"That petitioner is now, and for the past 32 years has been engaged in business in Los Angeles County as a retail dealer and distributor of passenger automobile and trucks. That during the period of 1946 and 1953, which period plaintiff seeks to inspect all sales ledger, sales journals and all contracts with sales employees, the petitioner engaged in business as a wholesale and retail distributor of passenger cars, trucks, parts and accessories and covering a large area of Los Angeles County and supplying passenger cars and trucks to numerous retail dealerships. Also petitioner operated as a wholesale distributor of automobile parts, selling to dealers, garages, and the trade generally in Southern California. That during said period petitioner operated a separate branch dealership for the sale and service of commercial vehicles and parts in the commercial area of Los Angeles on Seventh Street, and a separate retail branch dealership in the Hollywood area, conducted as a separate dealership, together with the main store on Figueroa Street, Los Angeles, where new passenger cars, trucks, parts and service operation store conducted as separate departments. The used car operations is operated as a separate establishment and at a separate location; and a separate establishment at a separate location handles paint, body and upholstering activities; that the various departments have separate sales organizations and each such selling organization is, generally speaking under the supervision of a separate executive employee. That during the period from 1946 to 1953, covered by said Subpoena Duces Tecum, petitioner has employed more than 300 employees at one time and has produced gross sales in excess of seventeen million dollars for one year. That the records of such sales which petitioner has been ordered to produce for the inspection of plaintiff are voluminous and the greater part of such records have been placed in dead storage and some of such records may have been destroyed or otherwise disposed of. That during the said period aforesaid petitioner has had innumerable contracts covered by the Subpoena under the designation `all contracts between Pelton Motors, Inc., and its sales department employees which were entered into between 1946 and 1953, inclusive,' and including contracts with its president, general manager, sales managers of the various departments down to the several hundred sales employees engaged by petitioner during such period. It is obvious that the expense to the petitioner of producing the books, records and contracts ordered by the Subpoena Duces Tecum would be great, and it is equally obvious that the Subpoena is too general and broad in its terms.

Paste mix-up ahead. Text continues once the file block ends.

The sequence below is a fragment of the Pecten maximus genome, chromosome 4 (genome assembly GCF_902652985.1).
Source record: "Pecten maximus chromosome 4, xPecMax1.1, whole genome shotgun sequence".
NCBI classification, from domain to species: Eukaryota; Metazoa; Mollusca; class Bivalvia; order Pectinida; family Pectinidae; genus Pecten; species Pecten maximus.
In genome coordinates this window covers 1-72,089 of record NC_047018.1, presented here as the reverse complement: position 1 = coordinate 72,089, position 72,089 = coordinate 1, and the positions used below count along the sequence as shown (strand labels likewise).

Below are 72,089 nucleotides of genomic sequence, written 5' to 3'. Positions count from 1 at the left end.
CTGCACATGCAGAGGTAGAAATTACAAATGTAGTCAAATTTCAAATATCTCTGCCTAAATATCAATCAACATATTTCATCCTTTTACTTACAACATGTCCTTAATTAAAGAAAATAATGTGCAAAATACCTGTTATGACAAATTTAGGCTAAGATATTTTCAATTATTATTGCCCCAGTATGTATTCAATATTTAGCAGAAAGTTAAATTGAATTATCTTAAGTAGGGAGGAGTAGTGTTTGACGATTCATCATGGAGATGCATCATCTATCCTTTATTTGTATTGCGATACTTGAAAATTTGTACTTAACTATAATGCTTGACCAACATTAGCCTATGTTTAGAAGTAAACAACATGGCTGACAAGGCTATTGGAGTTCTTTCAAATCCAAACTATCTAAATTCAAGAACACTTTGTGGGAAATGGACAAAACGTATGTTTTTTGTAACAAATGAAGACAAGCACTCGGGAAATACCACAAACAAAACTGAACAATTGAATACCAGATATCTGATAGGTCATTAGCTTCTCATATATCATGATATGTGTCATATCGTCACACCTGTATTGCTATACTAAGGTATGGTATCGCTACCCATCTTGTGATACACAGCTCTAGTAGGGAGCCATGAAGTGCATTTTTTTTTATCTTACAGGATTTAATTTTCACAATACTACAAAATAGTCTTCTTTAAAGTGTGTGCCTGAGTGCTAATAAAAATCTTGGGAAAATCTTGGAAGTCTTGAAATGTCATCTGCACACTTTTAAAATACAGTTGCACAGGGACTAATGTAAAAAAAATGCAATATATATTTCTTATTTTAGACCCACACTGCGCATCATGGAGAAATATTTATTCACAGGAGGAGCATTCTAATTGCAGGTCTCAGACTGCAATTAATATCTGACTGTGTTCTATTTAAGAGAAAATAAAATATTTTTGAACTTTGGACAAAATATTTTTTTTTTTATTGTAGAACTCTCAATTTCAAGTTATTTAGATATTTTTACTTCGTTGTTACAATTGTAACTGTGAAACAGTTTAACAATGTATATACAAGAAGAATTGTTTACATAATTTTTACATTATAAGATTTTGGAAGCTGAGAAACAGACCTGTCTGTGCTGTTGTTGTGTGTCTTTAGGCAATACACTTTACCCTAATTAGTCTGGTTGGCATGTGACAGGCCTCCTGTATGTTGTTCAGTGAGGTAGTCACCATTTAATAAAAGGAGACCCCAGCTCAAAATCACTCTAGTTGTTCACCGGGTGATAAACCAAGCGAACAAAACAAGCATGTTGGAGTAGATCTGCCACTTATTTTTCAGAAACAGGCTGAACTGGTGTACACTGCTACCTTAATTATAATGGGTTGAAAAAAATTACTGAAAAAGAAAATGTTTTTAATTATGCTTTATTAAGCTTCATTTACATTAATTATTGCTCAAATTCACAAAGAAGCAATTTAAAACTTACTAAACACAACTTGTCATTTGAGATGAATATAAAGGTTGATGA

"The plaintiff was employed by petitioner beginning April 1, 1946 and plaintiff's services with petitioner terminated on March 14, 1953. That during such entire period, plaintiff acted as a salesman in the new passenger car department only. That the Subpoena Duces Tecum herein orders petitioner to produce books, records and contracts for the period in 1946 prior to plaintiff's employment by petitioner, as well as the period in 1953 after plaintiff left petitioner's employment.
"That the said plaintiff at the time of filing the aforesaid action and at the present time is employed by an automobile dealership, a business competitor of petitioner, and said plaintiff is now in active business competition with petitioner."